I plan to ride ride Skyline Drive, Blue Ridge Parkway, Tail of the Dragon, Cherohala Skyway, Moonshiner 28 and Back of the Dragon for a week starting Sept. 9. Going with a group of six or seven on a family reunion ride. Riders' ages range from mid-40s to late 60s, so I probably should have called it a "Slo-Mo" ride. Thanks, RickySpanish, for tips on scenic stops. I'll be looking for other Versys riders along the way.
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post #7 of 24 (permalink) Old 09-04-2012, 12:05 PM
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You're in Quebec? Have you ridden from Grenville north to Mont Tremblant? The road follows the Riviere Rouge initially, and then (I believe) transitions to Hwy 327 via Lac-Keatley. GREAT ride!


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post #8 of 24 (permalink) Old 09-04-2012, 02:43 PM
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BRP is a pretty drive, one I've enjoyed, but it's not a sport rider's paradise with its low speed limit and aggressive enforcement.

I've ridden the BRP three times (once north, twice south) and my biased conclusion is that road is a lot better the farther south you go, especially from about Boone, NC and south. Ride to the southern terminus of the BRP and you're not that far from the Cherohala Skyway, which is fantastic, some of the best public money every squandered on pavement and just as scenic, if only 10% as long.

Great advice from earlier posters regarding roads that go up to the ridge and back down. Get out your map and look at any road that squiggles its way down off the ridge (e.g., NC 215). THOSE are the roads you'll have the most fun on...tight turns and elevation changes...weeeee!

The second time I rode the BRP end to end was in early April. (That may be difficult for Quebecois without trailering a bike down south.) I was glad to have heated gear as the first day there was fresh snow on the ground in VA and it didn't get much above 40. The very nice upsides of riding that early in the year included hardly any traffic (the absence of motorhomes was fantastic), only one LEO (in a built up and boring stretch near Roanoke) and gorgeous long views because the trees were still leafless. Friends who did the same ride in early May ended up coming off the BRP because there were so many motorhomes and almost nowhere to pass.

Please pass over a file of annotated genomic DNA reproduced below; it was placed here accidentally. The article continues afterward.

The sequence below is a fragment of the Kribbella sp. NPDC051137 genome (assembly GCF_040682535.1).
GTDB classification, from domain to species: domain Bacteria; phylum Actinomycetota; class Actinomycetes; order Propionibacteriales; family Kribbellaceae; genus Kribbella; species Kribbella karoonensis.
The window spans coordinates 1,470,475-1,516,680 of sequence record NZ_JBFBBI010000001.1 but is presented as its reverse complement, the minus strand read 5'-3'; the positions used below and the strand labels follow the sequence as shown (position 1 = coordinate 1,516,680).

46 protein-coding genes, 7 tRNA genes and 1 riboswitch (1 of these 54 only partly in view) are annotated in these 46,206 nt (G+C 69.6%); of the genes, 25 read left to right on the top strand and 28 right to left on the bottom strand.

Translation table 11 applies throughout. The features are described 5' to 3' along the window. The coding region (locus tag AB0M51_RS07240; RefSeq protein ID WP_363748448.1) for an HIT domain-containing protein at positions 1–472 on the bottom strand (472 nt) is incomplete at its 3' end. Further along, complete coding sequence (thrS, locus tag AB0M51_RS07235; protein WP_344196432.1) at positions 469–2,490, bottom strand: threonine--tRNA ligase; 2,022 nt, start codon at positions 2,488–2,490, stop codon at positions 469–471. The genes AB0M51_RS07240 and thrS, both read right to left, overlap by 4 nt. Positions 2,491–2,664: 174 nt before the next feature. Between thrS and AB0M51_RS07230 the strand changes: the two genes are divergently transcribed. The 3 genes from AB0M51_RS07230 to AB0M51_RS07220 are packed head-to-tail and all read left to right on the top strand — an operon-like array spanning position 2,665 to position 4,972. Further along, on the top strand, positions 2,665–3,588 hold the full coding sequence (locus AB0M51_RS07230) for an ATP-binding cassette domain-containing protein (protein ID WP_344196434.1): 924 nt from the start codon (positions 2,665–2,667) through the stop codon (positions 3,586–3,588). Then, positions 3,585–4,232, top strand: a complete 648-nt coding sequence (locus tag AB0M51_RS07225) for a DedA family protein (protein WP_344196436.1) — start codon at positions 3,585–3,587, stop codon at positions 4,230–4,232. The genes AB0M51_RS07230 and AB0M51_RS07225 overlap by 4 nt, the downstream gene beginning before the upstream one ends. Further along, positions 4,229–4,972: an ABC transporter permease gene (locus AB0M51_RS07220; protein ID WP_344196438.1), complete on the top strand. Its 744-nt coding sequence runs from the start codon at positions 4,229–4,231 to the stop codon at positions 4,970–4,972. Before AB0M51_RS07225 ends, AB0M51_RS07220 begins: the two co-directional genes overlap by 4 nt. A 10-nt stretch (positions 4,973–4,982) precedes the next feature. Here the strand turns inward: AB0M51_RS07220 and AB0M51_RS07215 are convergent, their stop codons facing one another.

The BRP is a real pretty drive...just don't expect more than that.


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post #9 of 24 (permalink) Old 09-04-2012, 04:01 PM
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I use to live in Charlottesville VA and the BRP is a nice ride. Stop in at Montocello (Thomas Jefferson's home) and Ashlawn (James Madison) while you're there. Ride careful, I don;t know how it is now but when I lived in VA there were places on the PArkway that had NO guardrails...about 100 foot before Terra got Firmer if you zigged when ya shoulda zagged!

Or was that look THEN leap?
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post #10 of 24 (permalink) Old 09-04-2012, 04:15 PM Thread Starter
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You're in Quebec? Have you ridden from Grenville north to Mont Tremblant? The road follows the Riviere Rouge initially, and then (I believe) transitions to Hwy 327 via Lac-Keatley. GREAT ride!

Hi, not particularly Grenville but i've been to Mont-Tremblant lots of time tough. I'm from Trois-Rivieres. Just between Montreal and Quebec city.

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post #11 of 24 (permalink) Old 09-04-2012, 04:21 PM Thread Starter
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[QUOTE=bicyclist;214727]You should know that the Skyline drive has a 35 mph speed limit and the limit on the BRP is 45 mph. And they're both enforced. They also attract slow moving RVs. It can get pretty frustrating after awhile.

Yeah i knew that. I hope mid-september will be less busy there...
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post #12 of 24 (permalink) Old 09-04-2012, 04:24 PM
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To find great roads in NC, Tenn, VA. All you need to do is turn off the BRP on any paved road, it's bound to be full of unlimited twisties, ride until you hear banjos then turn around and head the other direction

You shouldn't have any traffic problems in September, especially during the week.

I've heard HWY 68 from Ducktown to Tellico Plains, TN is spectacularly twisty.
Northern Georgia has the most aggressive aggregate I've ever seen on any road. It'll ball up the edges of your tires. Hwy 60 is good through Suches, GA, and Wolfpen Gap Rd. also.

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post #13 of 24 (permalink) Old 09-04-2012, 04:28 PM Thread Starter
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Well i guess i'm going to have a hard time coping with the speed limits, even more with slow traffic, but since i own an RV i know what it's like to drive....

So far the weather forecast is not really good.

Thanks to you all for your inputs so far!

Brad27.
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post #14 of 24 (permalink) Old 09-04-2012, 04:35 PM
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Oh, man, I'm so jealous! I've ridden the Blue Ridge Parkway the last two years during the second week of September, and I would have done it again this year (at the same time you're going), but other stuff got in the way and I have to skip a year.

At this time of year, there is little traffic on the Parkway (or on Skyline Drive), especially on weekdays. The weather is still warm. Campgrounds have plenty of space available, and the National Park Service-affiliated lodges still have their restaurants open. You're going at the perfect time of year. Up around Mount Mitchell and in higher elevations in North Carolina, you'll see leaves beginning to change color, but the leaves are on the trees, not on the road.

I seldom saw law enforcement last year and the year before. I have a hunch that the police don't patrol the Parkway vigorously during the Magical Period between Labor Day madness and Leaf Peeper madness.